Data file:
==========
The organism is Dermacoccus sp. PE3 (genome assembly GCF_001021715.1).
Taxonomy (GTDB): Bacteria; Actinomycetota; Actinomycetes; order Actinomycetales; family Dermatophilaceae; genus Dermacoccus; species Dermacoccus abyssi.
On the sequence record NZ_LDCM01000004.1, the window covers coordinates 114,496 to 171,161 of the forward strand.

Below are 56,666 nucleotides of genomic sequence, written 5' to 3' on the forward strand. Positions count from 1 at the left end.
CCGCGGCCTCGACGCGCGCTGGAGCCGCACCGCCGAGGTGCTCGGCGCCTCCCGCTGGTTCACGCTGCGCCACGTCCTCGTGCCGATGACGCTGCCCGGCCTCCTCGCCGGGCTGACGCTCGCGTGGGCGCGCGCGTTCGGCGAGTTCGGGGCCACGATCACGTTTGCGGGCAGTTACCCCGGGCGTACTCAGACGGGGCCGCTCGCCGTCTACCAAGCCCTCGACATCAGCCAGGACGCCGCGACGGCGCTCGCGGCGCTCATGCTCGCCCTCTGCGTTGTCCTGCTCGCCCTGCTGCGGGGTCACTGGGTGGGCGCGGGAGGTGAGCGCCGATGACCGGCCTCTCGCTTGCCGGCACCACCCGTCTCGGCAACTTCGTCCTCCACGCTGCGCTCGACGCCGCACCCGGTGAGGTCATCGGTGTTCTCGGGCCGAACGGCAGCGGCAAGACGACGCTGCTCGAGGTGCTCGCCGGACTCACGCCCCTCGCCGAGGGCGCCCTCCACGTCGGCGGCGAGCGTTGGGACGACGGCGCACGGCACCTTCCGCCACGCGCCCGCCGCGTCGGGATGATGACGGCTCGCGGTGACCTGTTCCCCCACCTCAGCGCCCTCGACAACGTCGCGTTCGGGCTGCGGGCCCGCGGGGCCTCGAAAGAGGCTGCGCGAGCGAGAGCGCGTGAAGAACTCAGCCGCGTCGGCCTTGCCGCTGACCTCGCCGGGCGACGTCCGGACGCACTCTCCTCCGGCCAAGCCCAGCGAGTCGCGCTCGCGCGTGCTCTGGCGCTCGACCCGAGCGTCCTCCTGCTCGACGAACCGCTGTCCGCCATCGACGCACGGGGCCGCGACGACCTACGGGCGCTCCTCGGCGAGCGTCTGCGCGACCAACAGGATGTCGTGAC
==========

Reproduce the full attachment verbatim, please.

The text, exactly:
The organism is Dermacoccus sp. PE3 (genome assembly GCF_001021715.1).
Taxonomy (GTDB): Bacteria; Actinomycetota; Actinomycetes; order Actinomycetales; family Dermatophilaceae; genus Dermacoccus; species Dermacoccus abyssi.
On the sequence record NZ_LDCM01000004.1, the window covers coordinates 114,496 to 171,161 of the forward strand.

Below are 56,666 nucleotides of genomic sequence, written 5' to 3' on the forward strand. Positions count from 1 at the left end.
CCGCGGCCTCGACGCGCGCTGGAGCCGCACCGCCGAGGTGCTCGGCGCCTCCCGCTGGTTCACGCTGCGCCACGTCCTCGTGCCGATGACGCTGCCCGGCCTCCTCGCCGGGCTGACGCTCGCGTGGGCGCGCGCGTTCGGCGAGTTCGGGGCCACGATCACGTTTGCGGGCAGTTACCCCGGGCGTACTCAGACGGGGCCGCTCGCCGTCTACCAAGCCCTCGACATCAGCCAGGACGCCGCGACGGCGCTCGCGGCGCTCATGCTCGCCCTCTGCGTTGTCCTGCTCGCCCTGCTGCGGGGTCACTGGGTGGGCGCGGGAGGTGAGCGCCGATGACCGGCCTCTCGCTTGCCGGCACCACCCGTCTCGGCAACTTCGTCCTCCACGCTGCGCTCGACGCCGCACCCGGTGAGGTCATCGGTGTTCTCGGGCCGAACGGCAGCGGCAAGACGACGCTGCTCGAGGTGCTCGCCGGACTCACGCCCCTCGCCGAGGGCGCCCTCCACGTCGGCGGCGAGCGTTGGGACGACGGCGCACGGCACCTTCCGCCACGCGCCCGCCGCGTCGGGATGATGACGGCTCGCGGTGACCTGTTCCCCCACCTCAGCGCCCTCGACAACGTCGCGTTCGGGCTGCGGGCCCGCGGGGCCTCGAAAGAGGCTGCGCGAGCGAGAGCGCGTGAAGAACTCAGCCGCGTCGGCCTTGCCGCTGACCTCGCCGGGCGACGTCCGGACGCACTCTCCTCCGGCCAAGCCCAGCGAGTCGCGCTCGCGCGTGCTCTGGCGCTCGACCCGAGCGTCCTCCTGCTCGACGAACCGCTGTCCGCCATCGACGCACGGGGCCGCGACGACCTACGGGCGCTCCTCGGCGAGCGTCTGCGCGACCAACAGGATGTCGTGAC